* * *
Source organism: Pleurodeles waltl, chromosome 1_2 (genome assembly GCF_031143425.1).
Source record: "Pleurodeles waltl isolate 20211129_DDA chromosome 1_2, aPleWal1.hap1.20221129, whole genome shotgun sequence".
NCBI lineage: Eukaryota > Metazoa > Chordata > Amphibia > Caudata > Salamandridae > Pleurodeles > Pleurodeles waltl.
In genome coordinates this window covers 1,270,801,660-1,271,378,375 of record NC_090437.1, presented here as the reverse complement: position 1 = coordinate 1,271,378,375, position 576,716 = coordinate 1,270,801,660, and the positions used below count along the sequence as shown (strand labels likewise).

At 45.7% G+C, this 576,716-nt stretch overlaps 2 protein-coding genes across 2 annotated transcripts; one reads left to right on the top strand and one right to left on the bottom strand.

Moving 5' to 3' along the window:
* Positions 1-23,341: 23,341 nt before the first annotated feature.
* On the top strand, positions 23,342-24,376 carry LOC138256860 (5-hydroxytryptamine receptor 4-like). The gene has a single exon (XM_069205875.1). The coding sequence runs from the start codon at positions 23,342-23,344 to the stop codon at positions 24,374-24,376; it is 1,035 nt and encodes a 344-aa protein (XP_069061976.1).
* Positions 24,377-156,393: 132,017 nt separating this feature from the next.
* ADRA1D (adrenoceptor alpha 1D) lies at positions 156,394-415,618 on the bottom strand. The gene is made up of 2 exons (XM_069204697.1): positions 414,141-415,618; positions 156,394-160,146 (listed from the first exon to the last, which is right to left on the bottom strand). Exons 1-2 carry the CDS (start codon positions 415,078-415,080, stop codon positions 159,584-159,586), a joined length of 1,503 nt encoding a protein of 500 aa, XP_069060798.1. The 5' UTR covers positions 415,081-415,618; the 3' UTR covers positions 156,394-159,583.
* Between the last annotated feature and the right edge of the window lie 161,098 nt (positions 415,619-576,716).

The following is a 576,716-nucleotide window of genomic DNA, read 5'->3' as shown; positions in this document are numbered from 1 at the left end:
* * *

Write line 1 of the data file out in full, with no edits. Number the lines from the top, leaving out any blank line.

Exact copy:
Source organism: Pleurodeles waltl, chromosome 1_2 (genome assembly GCF_031143425.1).